How to Find and Fix Content and Keyword Cannibalization Issues in Websites
January 20, 2020
According to an on-page SEO study, 29 percent of 800,000+ pages crawled had duplicate content.
Now, you might consider your website to be averse to this issue but the truth is the problem is not always external. As your site continues to grow, the quantity of your content will increase. A lot of these posts will cover similar topics. So, it’s not unusual for your content to compete with itself despite your best categorization efforts.
The problem of Keyword and Content Cannibalization
A key aspect of your content maintenance work should be identifying and correcting keyword cannibalization problems.
Keyword or content cannibalism occurs when your site contains multiple articles with the same kind of content and the same keyword. A lot of growing websites face this problem. Search engines find it hard to distinguish between similar articles and rank them lower as a result.
Solving the Keyword and Content Cannibalization Issue
In many instances, the only way to resolve keyword cannibalization is deleting and merging content. So how do you deal with a cluster of keywords in your content? Find out below:
Audit the Website Content
First, find all the content on your website related to a certain topic. This should be fairly simple if your content contains tags. More often than not, you will find several posts about a specific topic.
A site: search in Google will turn up missing articles on your website that the search engine considers to be about that particular topic. Simply type site:<your website URL> and then enter the keyword you want to search for within quotes (“ “). Google will provide all the pages and posts on your website that mention the topic.
For example, site:bleedingcool.com “marvel” shows all pages on Bleeding Cool that cover Marvel-related content.
Audit your content for specific keywords to:
- Improve your site rankings around the cluster of keywords related to a topic
- Analyze which pages on your site are ranking and which ones are not
- Determine whether your website requires content maintenance
Analyze Content Performance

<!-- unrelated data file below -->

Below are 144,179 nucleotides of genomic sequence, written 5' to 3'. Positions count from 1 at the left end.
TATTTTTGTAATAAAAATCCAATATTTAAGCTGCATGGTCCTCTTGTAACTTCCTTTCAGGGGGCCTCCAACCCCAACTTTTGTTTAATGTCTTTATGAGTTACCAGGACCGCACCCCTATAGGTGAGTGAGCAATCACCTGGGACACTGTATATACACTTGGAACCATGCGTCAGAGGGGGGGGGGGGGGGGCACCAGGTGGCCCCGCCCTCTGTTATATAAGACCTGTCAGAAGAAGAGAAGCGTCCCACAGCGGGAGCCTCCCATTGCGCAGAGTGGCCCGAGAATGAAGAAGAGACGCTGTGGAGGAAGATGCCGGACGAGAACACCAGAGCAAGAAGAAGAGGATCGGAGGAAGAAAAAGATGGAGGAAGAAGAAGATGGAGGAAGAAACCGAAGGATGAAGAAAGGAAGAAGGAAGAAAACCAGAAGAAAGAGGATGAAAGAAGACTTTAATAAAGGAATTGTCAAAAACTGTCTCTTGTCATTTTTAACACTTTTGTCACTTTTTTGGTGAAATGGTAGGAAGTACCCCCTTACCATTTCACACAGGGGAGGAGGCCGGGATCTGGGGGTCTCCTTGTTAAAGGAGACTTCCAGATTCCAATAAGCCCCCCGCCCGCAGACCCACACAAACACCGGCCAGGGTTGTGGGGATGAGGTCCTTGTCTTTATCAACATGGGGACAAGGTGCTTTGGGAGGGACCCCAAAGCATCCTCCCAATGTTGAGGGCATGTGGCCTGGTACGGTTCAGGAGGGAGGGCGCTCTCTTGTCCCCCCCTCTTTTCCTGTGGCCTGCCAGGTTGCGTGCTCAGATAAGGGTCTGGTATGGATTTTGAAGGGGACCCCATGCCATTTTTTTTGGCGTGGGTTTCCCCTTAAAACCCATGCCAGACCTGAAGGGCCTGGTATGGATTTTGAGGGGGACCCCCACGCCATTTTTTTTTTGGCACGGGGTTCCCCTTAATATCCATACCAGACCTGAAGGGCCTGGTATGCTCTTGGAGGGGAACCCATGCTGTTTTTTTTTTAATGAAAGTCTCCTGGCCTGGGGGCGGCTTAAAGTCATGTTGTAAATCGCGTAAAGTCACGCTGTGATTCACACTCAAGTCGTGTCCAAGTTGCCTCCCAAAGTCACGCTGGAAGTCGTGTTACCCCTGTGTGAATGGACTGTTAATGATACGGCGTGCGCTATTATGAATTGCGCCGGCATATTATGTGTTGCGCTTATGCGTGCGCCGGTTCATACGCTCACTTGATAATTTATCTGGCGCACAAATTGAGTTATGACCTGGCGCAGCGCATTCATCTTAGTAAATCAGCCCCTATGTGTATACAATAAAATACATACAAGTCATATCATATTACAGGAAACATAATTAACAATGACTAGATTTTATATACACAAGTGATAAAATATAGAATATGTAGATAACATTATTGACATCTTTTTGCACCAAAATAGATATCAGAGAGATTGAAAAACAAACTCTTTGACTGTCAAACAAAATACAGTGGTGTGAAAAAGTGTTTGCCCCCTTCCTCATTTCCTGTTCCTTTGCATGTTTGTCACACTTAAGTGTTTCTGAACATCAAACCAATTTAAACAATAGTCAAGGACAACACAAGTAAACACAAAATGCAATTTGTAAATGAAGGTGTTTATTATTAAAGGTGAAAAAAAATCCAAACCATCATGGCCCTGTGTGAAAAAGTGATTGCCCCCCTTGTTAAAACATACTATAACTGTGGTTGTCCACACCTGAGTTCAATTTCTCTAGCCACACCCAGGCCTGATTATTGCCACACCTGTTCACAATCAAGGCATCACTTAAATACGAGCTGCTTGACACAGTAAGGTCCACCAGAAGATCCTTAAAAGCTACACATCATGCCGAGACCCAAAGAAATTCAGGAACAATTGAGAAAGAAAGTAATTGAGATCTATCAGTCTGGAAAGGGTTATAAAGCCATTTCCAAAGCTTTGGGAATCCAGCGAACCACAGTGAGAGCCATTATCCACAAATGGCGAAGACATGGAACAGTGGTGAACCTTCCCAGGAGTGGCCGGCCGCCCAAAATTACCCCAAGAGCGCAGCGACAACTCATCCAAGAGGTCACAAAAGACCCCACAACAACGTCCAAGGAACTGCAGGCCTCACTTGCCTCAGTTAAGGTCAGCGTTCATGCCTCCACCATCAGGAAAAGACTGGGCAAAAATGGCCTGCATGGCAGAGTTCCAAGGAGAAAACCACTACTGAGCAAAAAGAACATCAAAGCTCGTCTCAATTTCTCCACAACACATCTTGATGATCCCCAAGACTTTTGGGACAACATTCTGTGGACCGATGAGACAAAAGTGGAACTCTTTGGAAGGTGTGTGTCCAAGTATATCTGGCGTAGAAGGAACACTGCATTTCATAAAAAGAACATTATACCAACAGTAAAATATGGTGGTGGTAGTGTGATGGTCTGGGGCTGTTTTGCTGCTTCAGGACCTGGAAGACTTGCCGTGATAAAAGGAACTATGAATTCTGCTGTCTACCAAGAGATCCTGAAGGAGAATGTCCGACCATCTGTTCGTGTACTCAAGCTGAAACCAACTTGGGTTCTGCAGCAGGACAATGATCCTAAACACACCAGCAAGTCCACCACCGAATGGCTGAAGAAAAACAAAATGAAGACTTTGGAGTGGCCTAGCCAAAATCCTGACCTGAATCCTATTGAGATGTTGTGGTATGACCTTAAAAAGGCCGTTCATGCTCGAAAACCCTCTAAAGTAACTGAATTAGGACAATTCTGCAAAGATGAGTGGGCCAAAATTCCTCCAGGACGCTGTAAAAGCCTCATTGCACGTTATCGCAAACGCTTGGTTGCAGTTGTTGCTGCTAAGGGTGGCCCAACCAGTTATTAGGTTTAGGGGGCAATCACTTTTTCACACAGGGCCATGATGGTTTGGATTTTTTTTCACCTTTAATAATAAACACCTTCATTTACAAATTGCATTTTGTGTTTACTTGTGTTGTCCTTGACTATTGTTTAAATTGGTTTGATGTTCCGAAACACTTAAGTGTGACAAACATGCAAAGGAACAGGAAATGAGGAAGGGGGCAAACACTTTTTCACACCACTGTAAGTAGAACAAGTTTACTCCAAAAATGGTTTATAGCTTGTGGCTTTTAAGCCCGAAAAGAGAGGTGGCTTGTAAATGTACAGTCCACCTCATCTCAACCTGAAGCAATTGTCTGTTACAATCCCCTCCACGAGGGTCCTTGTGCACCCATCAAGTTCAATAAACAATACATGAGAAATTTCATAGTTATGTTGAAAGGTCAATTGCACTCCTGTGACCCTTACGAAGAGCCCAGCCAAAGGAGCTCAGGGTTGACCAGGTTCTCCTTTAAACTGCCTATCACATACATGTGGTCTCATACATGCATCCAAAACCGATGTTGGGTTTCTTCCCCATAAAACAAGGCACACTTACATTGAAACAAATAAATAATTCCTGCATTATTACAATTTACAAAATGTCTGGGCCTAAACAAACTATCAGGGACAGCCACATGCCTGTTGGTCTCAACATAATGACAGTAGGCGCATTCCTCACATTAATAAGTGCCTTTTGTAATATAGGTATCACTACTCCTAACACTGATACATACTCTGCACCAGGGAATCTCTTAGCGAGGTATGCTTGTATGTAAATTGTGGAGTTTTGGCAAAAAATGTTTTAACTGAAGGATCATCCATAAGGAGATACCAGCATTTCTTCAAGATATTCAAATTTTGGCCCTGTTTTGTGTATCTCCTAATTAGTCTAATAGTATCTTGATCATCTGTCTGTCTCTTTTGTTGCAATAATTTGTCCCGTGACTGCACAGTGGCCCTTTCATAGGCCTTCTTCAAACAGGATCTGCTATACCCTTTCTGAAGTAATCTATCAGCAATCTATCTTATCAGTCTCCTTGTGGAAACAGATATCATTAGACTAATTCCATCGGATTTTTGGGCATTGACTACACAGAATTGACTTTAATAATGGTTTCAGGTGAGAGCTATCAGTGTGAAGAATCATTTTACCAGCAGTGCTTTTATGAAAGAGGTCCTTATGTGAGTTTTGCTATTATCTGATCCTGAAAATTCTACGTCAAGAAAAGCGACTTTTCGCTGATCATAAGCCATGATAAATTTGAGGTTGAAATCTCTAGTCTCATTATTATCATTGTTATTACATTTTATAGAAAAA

Head over to the Google Search Console and go to the Performance section. Click the filter bar there:
Click the Query button and then type the keyword you want into the box (in this case keyword research):
Google Search Console will then match all queries containing the words ‘keyword’ and ‘research’. Use this method to get two very crucial pieces of data:
- List of keywords on your website that come up in the search results for those keywords as well as their clicks and click-through rate (CTR)
- List of pages receiving traffic and volume of traffic received by each of the pages
Consider the total number of clicks received for the queries and then analyze the individual pages. You will find that some pages receive maximum traffic even though there are more articles covering the same topic. Proceed with the cleanup. Of course, make sure you check every post individually so you do not throw away posts on your website that generate traffic but are not included in this lineup.
Disable the Query filter and instead opt for the Page filter. Filter on the basis of a particular URL or a group of URLs. If you have a large website, the latter option is more feasible. Take a look at the data for individual posts, which works great if you wish to find and fix keyword and content cannibalization on your site.
Make Your Decision
During the content maintenance process, go through every post and decide whether to keep or delete it. If you want to delete a post, redirect users to a different post. Distinguish between basic posts and advanced content, and redirect users accordingly.
Evaluate whether your posts contain sections that can be merged into a different article. Look for paragraphs or whole sections that can be merged into other posts. Some posts on your site may not rank for certain keywords, but you may still need to keep them due to their reach for the search terms. In this case, redirect other content about the topic to that particular article.
Take Decisive Action
Take action when necessary. Create a list of action items such as content that must be added to certain articles. Then delete each article that piece of content was derived from. Remember to redirect a page or post in the appropriate sections when you delete it.
Keyword cannibalization problems are often overlooked. However, they can become a major hindrance to the ranking prospects of websites that have been live for many years and have numerous pages. Monitor the issue carefully and find instances to speed up the process. Rely on a logical approach while considering SEO elements like content duplication and crawlability. Test the changes first before you apply them permanently throughout your site.
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